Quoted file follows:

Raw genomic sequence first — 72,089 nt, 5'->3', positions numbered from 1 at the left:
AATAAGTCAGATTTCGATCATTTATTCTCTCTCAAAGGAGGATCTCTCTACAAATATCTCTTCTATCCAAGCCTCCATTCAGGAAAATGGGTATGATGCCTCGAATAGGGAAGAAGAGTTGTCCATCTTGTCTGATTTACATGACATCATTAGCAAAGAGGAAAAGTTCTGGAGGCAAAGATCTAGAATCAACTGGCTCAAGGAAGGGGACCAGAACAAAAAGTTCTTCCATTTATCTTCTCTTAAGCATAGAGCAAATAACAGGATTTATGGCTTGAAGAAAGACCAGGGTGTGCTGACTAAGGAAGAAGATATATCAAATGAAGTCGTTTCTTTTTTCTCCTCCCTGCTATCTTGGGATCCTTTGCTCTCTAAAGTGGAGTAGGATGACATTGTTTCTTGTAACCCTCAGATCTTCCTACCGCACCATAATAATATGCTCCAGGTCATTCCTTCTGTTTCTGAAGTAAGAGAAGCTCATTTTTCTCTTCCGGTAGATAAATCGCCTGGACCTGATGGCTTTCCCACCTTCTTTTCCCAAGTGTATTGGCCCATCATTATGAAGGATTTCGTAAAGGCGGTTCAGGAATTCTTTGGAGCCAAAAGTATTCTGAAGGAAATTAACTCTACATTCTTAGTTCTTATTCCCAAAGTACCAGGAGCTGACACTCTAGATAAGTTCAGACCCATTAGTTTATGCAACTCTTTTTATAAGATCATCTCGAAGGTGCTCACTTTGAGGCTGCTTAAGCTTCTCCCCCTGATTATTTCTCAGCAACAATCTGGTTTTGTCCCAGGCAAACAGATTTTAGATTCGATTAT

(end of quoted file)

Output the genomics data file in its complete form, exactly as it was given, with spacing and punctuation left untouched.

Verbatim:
Raw genomic sequence first — 72,089 nt, 5'->3', positions numbered from 1 at the left:
AATAAGTCAGATTTCGATCATTTATTCTCTCTCAAAGGAGGATCTCTCTACAAATATCTCTTCTATCCAAGCCTCCATTCAGGAAAATGGGTATGATGCCTCGAATAGGGAAGAAGAGTTGTCCATCTTGTCTGATTTACATGACATCATTAGCAAAGAGGAAAAGTTCTGGAGGCAAAGATCTAGAATCAACTGGCTCAAGGAAGGGGACCAGAACAAAAAGTTCTTCCATTTATCTTCTCTTAAGCATAGAGCAAATAACAGGATTTATGGCTTGAAGAAAGACCAGGGTGTGCTGACTAAGGAAGAAGATATATCAAATGAAGTCGTTTCTTTTTTCTCCTCCCTGCTATCTTGGGATCCTTTGCTCTCTAAAGTGGAGTAGGATGACATTGTTTCTTGTAACCCTCAGATCTTCCTACCGCACCATAATAATATGCTCCAGGTCATTCCTTCTGTTTCTGAAGTAAGAGAAGCTCATTTTTCTCTTCCGGTAGATAAATCGCCTGGACCTGATGGCTTTCCCACCTTCTTTTCCCAAGTGTATTGGCCCATCATTATGAAGGATTTCGTAAAGGCGGTTCAGGAATTCTTTGGAGCCAAAAGTATTCTGAAGGAAATTAACTCTACATTCTTAGTTCTTATTCCCAAAGTACCAGGAGCTGACACTCTAGATAAGTTCAGACCCATTAGTTTATGCAACTCTTTTTATAAGATCATCTCGAAGGTGCTCACTTTGAGGCTGCTTAAGCTTCTCCCCCTGATTATTTCTCAGCAACAATCTGGTTTTGTCCCAGGCAAACAGATTTTAGATTCGATTAT